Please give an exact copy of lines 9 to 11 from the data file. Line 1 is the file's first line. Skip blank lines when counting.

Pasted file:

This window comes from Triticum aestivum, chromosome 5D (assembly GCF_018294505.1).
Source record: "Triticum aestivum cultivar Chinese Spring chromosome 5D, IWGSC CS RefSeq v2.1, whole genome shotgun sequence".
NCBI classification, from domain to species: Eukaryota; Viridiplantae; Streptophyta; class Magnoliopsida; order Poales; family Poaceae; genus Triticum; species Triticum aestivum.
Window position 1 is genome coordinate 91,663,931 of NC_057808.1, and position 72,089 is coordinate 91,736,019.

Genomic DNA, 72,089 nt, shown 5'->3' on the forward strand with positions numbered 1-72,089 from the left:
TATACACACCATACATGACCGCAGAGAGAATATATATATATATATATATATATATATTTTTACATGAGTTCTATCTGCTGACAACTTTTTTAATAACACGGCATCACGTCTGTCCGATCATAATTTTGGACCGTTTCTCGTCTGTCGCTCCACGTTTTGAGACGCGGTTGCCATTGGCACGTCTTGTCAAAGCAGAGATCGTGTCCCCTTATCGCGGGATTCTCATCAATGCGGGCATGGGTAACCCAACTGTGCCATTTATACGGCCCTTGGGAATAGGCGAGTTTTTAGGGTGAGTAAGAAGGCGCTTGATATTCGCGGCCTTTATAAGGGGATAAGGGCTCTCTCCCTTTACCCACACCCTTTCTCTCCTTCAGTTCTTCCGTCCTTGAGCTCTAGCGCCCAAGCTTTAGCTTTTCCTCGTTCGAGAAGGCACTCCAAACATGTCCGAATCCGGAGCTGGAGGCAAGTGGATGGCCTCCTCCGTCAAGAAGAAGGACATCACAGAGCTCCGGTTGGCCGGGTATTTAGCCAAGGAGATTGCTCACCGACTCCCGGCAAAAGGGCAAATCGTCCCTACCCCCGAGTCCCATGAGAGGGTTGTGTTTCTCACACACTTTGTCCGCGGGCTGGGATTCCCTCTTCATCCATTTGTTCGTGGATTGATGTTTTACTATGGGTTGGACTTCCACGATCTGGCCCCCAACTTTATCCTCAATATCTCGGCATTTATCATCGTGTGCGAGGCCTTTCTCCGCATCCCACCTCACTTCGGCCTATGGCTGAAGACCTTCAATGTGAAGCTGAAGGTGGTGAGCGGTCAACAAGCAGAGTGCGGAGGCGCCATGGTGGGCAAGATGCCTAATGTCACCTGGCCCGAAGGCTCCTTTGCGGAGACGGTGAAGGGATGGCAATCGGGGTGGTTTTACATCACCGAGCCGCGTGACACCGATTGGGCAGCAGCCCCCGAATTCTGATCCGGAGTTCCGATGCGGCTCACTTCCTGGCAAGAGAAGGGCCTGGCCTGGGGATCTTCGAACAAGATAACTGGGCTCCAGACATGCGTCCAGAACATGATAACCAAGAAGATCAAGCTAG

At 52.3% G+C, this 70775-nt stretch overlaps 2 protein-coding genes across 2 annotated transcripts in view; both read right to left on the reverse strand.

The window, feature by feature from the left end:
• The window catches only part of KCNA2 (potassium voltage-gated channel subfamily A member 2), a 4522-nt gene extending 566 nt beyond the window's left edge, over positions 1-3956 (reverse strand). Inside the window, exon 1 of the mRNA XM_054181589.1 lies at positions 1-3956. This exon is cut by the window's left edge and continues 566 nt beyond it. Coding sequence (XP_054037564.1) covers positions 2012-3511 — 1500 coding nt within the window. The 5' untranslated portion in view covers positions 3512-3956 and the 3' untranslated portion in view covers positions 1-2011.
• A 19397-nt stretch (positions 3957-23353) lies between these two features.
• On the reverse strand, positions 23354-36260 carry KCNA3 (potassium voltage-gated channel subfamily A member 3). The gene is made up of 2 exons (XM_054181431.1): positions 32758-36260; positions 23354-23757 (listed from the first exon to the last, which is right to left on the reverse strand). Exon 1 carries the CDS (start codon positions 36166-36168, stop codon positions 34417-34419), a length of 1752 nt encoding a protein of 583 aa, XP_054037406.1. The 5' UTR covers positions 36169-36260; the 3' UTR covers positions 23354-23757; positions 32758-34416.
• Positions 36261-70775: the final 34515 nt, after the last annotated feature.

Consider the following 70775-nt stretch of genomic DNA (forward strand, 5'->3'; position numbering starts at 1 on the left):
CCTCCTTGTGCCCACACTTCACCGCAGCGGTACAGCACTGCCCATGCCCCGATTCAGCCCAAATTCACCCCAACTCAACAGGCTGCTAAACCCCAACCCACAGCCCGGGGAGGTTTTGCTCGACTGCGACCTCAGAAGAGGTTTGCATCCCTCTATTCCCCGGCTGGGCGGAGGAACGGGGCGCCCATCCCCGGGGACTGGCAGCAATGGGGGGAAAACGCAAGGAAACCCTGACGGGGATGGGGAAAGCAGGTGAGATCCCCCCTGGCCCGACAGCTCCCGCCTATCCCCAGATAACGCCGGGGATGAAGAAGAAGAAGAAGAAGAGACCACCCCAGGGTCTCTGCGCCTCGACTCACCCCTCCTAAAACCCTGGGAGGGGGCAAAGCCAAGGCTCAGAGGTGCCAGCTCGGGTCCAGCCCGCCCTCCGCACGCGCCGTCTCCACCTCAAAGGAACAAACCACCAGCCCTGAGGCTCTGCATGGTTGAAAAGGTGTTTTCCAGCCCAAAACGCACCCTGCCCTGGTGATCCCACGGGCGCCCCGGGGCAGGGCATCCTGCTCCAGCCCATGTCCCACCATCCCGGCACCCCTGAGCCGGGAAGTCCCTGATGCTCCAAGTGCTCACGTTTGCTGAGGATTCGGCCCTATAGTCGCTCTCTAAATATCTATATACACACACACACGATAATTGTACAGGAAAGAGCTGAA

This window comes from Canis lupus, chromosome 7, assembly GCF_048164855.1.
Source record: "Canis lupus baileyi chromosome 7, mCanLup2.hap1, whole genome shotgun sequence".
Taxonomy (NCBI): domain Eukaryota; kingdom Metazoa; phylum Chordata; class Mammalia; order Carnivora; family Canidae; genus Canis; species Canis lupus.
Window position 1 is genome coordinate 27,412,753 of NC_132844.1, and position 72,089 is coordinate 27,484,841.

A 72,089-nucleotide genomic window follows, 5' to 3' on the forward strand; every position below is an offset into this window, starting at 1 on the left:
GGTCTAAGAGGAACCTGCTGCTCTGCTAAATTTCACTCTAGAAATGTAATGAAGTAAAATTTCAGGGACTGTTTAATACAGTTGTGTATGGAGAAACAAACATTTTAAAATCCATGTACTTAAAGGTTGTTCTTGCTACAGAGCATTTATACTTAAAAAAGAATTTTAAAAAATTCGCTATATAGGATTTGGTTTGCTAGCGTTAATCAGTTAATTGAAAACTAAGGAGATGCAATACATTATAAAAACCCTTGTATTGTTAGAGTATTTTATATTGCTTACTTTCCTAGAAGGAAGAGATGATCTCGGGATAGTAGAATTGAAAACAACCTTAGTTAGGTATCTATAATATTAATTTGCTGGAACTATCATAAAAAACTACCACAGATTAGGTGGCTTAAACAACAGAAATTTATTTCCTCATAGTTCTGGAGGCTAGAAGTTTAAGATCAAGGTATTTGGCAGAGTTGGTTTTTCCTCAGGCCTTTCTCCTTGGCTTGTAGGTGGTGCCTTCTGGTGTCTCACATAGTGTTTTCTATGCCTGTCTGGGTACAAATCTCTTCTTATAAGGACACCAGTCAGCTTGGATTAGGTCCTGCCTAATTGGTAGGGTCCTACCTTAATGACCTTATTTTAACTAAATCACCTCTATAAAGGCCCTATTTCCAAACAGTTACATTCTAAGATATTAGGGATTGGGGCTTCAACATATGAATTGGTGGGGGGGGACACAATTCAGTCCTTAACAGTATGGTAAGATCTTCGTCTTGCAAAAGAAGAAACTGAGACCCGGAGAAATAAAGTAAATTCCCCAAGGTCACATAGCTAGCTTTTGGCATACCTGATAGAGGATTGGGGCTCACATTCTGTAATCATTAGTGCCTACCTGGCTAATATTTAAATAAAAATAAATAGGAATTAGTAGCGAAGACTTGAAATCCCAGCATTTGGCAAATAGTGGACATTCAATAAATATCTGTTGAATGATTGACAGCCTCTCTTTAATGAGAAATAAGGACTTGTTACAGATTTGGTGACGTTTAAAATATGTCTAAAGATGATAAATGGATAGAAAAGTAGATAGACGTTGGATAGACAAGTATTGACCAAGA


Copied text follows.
• The window catches only part of KCNA2 (potassium voltage-gated channel subfamily A member 2), a 4522-nt gene extending 566 nt beyond the window's left edge, over positions 1-3956 (reverse strand). Inside the window, exon 1 of the mRNA XM_054181589.1 lies at positions 1-3956. This exon is cut by the window's left edge and continues 566 nt beyond it. Coding sequence (XP_054037564.1) covers positions 2012-3511 — 1500 coding nt within the window. The 5' untranslated portion in view covers positions 3512-3956 and the 3' untranslated portion in view covers positions 1-2011.
• A 19397-nt stretch (positions 3957-23353) lies between these two features.
• On the reverse strand, positions 23354-36260 carry KCNA3 (potassium voltage-gated channel subfamily A member 3). The gene is made up of 2 exons (XM_054181431.1): positions 32758-36260; positions 23354-23757 (listed from the first exon to the last, which is right to left on the reverse strand). Exon 1 carries the CDS (start codon positions 36166-36168, stop codon positions 34417-34419), a length of 1752 nt encoding a protein of 583 aa, XP_054037406.1. The 5' UTR covers positions 36169-36260; the 3' UTR covers positions 23354-23757; positions 32758-34416.